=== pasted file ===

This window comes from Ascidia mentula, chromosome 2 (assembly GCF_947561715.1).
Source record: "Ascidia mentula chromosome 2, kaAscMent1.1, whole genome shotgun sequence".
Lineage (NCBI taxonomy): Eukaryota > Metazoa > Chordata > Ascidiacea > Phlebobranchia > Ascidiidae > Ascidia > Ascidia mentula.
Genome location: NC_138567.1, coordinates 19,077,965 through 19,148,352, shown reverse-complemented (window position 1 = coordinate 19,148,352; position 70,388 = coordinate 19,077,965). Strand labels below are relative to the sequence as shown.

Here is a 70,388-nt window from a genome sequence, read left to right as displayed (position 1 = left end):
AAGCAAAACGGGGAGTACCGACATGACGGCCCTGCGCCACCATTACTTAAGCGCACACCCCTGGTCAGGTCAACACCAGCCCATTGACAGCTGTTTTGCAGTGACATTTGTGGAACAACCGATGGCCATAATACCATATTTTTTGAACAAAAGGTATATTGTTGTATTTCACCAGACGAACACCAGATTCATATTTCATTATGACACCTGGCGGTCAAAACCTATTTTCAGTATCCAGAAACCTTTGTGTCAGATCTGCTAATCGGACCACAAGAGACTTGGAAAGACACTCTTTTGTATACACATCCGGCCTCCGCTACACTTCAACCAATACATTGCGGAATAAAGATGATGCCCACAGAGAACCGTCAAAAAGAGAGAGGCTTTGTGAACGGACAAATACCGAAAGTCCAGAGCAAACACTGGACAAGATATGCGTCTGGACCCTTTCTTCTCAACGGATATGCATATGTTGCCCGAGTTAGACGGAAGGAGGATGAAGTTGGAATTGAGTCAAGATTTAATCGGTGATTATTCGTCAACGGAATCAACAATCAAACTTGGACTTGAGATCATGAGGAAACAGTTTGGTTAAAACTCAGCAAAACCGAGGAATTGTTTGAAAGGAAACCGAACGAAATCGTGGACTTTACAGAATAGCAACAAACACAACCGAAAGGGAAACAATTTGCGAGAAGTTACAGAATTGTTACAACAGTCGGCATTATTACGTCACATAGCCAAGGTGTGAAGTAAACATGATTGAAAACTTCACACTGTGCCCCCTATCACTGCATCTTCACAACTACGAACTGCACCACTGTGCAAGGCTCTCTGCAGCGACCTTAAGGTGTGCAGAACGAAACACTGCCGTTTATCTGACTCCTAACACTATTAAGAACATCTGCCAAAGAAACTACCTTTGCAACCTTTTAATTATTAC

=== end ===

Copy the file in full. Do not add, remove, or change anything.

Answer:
This window comes from Ascidia mentula, chromosome 2 (assembly GCF_947561715.1).
Source record: "Ascidia mentula chromosome 2, kaAscMent1.1, whole genome shotgun sequence".
Lineage (NCBI taxonomy): Eukaryota > Metazoa > Chordata > Ascidiacea > Phlebobranchia > Ascidiidae > Ascidia > Ascidia mentula.
Genome location: NC_138567.1, coordinates 19,077,965 through 19,148,352, shown reverse-complemented (window position 1 = coordinate 19,148,352; position 70,388 = coordinate 19,077,965). Strand labels below are relative to the sequence as shown.

Here is a 70,388-nt window from a genome sequence, read left to right as displayed (position 1 = left end):
AAGCAAAACGGGGAGTACCGACATGACGGCCCTGCGCCACCATTACTTAAGCGCACACCCCTGGTCAGGTCAACACCAGCCCATTGACAGCTGTTTTGCAGTGACATTTGTGGAACAACCGATGGCCATAATACCATATTTTTTGAACAAAAGGTATATTGTTGTATTTCACCAGACGAACACCAGATTCATATTTCATTATGACACCTGGCGGTCAAAACCTATTTTCAGTATCCAGAAACCTTTGTGTCAGATCTGCTAATCGGACCACAAGAGACTTGGAAAGACACTCTTTTGTATACACATCCGGCCTCCGCTACACTTCAACCAATACATTGCGGAATAAAGATGATGCCCACAGAGAACCGTCAAAAAGAGAGAGGCTTTGTGAACGGACAAATACCGAAAGTCCAGAGCAAACACTGGACAAGATATGCGTCTGGACCCTTTCTTCTCAACGGATATGCATATGTTGCCCGAGTTAGACGGAAGGAGGATGAAGTTGGAATTGAGTCAAGATTTAATCGGTGATTATTCGTCAACGGAATCAACAATCAAACTTGGACTTGAGATCATGAGGAAACAGTTTGGTTAAAACTCAGCAAAACCGAGGAATTGTTTGAAAGGAAACCGAACGAAATCGTGGACTTTACAGAATAGCAACAAACACAACCGAAAGGGAAACAATTTGCGAGAAGTTACAGAATTGTTACAACAGTCGGCATTATTACGTCACATAGCCAAGGTGTGAAGTAAACATGATTGAAAACTTCACACTGTGCCCCCTATCACTGCATCTTCACAACTACGAACTGCACCACTGTGCAAGGCTCTCTGCAGCGACCTTAAGGTGTGCAGAACGAAACACTGCCGTTTATCTGACTCCTAACACTATTAAGAACATCTGCCAAAGAAACTACCTTTGCAACCTTTTAATTATTAC